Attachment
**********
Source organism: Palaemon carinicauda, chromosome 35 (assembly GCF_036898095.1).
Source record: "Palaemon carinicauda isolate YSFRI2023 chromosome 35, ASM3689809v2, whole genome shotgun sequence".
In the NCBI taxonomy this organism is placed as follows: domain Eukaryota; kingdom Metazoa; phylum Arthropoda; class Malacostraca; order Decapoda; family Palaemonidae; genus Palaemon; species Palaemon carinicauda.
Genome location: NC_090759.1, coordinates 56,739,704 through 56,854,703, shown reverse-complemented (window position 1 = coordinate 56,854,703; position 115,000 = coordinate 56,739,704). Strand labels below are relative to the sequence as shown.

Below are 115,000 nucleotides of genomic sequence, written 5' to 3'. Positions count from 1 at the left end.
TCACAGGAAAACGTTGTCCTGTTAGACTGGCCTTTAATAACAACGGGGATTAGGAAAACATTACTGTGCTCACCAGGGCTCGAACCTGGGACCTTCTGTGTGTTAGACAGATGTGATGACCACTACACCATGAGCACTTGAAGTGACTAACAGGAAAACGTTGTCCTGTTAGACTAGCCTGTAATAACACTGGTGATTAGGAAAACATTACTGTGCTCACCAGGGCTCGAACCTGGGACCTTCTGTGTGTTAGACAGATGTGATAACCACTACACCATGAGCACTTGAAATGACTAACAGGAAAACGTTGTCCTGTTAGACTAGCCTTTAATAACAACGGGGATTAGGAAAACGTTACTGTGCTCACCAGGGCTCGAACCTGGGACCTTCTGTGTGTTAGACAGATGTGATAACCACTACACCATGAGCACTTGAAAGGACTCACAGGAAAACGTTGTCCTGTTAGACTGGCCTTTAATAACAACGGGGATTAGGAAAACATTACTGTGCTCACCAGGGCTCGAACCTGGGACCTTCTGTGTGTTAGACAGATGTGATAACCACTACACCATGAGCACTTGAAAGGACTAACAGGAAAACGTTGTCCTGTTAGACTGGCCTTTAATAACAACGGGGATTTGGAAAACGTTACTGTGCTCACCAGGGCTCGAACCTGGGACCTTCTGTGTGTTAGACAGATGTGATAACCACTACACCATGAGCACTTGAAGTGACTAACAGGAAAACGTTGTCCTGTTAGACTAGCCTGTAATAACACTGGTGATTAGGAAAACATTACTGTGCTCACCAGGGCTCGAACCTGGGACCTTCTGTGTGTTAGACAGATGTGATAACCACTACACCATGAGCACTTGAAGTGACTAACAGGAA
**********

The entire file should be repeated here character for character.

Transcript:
Source organism: Palaemon carinicauda, chromosome 35 (assembly GCF_036898095.1).
Source record: "Palaemon carinicauda isolate YSFRI2023 chromosome 35, ASM3689809v2, whole genome shotgun sequence".
In the NCBI taxonomy this organism is placed as follows: domain Eukaryota; kingdom Metazoa; phylum Arthropoda; class Malacostraca; order Decapoda; family Palaemonidae; genus Palaemon; species Palaemon carinicauda.
Genome location: NC_090759.1, coordinates 56,739,704 through 56,854,703, shown reverse-complemented (window position 1 = coordinate 56,854,703; position 115,000 = coordinate 56,739,704). Strand labels below are relative to the sequence as shown.

Below are 115,000 nucleotides of genomic sequence, written 5' to 3'. Positions count from 1 at the left end.
TCACAGGAAAACGTTGTCCTGTTAGACTGGCCTTTAATAACAACGGGGATTAGGAAAACATTACTGTGCTCACCAGGGCTCGAACCTGGGACCTTCTGTGTGTTAGACAGATGTGATGACCACTACACCATGAGCACTTGAAGTGACTAACAGGAAAACGTTGTCCTGTTAGACTAGCCTGTAATAACACTGGTGATTAGGAAAACATTACTGTGCTCACCAGGGCTCGAACCTGGGACCTTCTGTGTGTTAGACAGATGTGATAACCACTACACCATGAGCACTTGAAATGACTAACAGGAAAACGTTGTCCTGTTAGACTAGCCTTTAATAACAACGGGGATTAGGAAAACGTTACTGTGCTCACCAGGGCTCGAACCTGGGACCTTCTGTGTGTTAGACAGATGTGATAACCACTACACCATGAGCACTTGAAAGGACTCACAGGAAAACGTTGTCCTGTTAGACTGGCCTTTAATAACAACGGGGATTAGGAAAACATTACTGTGCTCACCAGGGCTCGAACCTGGGACCTTCTGTGTGTTAGACAGATGTGATAACCACTACACCATGAGCACTTGAAAGGACTAACAGGAAAACGTTGTCCTGTTAGACTGGCCTTTAATAACAACGGGGATTTGGAAAACGTTACTGTGCTCACCAGGGCTCGAACCTGGGACCTTCTGTGTGTTAGACAGATGTGATAACCACTACACCATGAGCACTTGAAGTGACTAACAGGAAAACGTTGTCCTGTTAGACTAGCCTGTAATAACACTGGTGATTAGGAAAACATTACTGTGCTCACCAGGGCTCGAACCTGGGACCTTCTGTGTGTTAGACAGATGTGATAACCACTACACCATGAGCACTTGAAGTGACTAACAGGAA